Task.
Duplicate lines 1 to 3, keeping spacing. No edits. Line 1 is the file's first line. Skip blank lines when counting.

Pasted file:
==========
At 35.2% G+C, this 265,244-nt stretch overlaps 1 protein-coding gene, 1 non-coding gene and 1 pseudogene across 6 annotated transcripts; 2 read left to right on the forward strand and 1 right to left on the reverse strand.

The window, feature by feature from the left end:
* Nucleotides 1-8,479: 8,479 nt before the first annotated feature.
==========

At 35.2% G+C, this 265,244-nt stretch overlaps 1 protein-coding gene, 1 non-coding gene and 1 pseudogene across 6 annotated transcripts; 2 read left to right on the forward strand and 1 right to left on the reverse strand.

The window, feature by feature from the left end:
* Nucleotides 1-8,479: 8,479 nt before the first annotated feature.